As many as 30,000 women a year lose their jobs simply for being pregnant, and the news has renewed calls for diversity to be put centre stage.
A new report Sexism and the City, by equality pressure group The Fawcett Society, shows that mothers-to-be and new mothers experience the most discrimination in the labour market and reveals that nearly one in five women who work in London earn less than the London living wage, whilst women in the capital earn 23% less than their male colleagues. They conclude that motherhood carrys a penalty, and poverty has a female face.
The pressure group noted that despite nearly 40 years of discrimination laws, women are still subject to ‘worrying’ levels of direct sexual harassment, with visiting lapdance clubs becoming an increasingly normal way for companies to entertain clients.
Yet polls carried out by Ipsos MORI show that as many as 60% of women would be very or fairly uncomfortable working for an organisation that allows its employees to do just this.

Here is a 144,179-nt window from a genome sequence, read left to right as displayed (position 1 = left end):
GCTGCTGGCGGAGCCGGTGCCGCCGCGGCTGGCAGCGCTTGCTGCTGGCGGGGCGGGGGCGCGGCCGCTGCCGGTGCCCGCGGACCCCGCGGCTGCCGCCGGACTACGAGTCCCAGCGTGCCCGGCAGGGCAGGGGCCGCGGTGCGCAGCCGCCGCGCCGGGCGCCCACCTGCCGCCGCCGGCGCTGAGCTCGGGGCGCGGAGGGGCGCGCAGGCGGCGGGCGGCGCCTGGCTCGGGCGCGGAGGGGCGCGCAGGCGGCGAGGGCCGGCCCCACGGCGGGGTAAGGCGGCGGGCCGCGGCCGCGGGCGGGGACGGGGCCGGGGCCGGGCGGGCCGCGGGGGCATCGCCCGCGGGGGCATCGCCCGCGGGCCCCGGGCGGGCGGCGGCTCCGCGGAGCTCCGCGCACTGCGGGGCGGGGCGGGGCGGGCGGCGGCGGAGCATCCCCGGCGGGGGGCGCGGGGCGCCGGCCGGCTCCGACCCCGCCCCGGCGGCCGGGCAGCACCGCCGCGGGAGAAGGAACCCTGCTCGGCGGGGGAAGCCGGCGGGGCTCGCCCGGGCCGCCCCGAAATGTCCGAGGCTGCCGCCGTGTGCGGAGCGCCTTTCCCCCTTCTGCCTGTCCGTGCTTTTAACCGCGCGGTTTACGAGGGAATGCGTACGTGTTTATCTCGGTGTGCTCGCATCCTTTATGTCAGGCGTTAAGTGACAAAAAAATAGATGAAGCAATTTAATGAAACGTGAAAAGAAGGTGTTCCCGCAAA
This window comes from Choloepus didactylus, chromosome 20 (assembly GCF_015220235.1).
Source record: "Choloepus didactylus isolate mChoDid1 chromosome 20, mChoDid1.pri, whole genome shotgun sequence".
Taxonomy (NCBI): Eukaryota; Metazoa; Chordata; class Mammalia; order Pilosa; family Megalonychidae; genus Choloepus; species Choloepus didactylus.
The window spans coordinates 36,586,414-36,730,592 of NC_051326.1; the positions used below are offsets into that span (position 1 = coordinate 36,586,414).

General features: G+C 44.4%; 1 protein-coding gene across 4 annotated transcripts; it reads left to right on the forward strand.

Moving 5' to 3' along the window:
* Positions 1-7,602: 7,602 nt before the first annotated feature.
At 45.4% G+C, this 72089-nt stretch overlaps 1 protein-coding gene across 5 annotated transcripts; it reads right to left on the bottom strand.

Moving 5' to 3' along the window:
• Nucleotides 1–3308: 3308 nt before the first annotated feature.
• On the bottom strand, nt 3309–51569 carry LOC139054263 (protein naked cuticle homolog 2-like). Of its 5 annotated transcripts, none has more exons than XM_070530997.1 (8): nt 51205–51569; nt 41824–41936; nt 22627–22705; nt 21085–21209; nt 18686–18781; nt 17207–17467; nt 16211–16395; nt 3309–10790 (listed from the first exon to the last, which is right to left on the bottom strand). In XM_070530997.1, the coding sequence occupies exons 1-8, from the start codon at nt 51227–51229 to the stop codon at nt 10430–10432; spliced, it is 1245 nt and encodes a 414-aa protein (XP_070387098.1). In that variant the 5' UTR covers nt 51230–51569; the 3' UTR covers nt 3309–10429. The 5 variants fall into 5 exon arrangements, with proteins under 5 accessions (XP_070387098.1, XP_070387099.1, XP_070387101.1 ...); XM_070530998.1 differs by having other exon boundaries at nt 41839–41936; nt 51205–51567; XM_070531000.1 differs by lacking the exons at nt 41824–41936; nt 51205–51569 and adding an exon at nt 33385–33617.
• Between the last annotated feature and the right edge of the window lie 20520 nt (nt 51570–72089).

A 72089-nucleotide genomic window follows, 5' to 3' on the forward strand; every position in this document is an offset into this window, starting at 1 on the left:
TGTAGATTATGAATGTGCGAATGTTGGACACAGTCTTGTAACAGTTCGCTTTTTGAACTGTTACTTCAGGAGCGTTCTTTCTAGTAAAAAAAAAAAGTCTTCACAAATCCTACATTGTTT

Dr Katherine Rake, director of the Fawcett Society, said:
“Behind the conspicuous wealth of the city lies a hidden story of disadvantage and discrimination affecting women at every level of business – from the bathroom to the boardroom. For the first time, Fawcett is exposing the links between these experiences. That link is sexism.”
Dianah Worman, diversity adviser for the Chartered Institute of Personnel and Development (CIPD) welcomed the research, but said it would take more than political wrangling to change behaviours: “We need to make the business case for diversity and inclusion through a campaign that hits where it hurts – namely, the bottom line on the balance sheet.”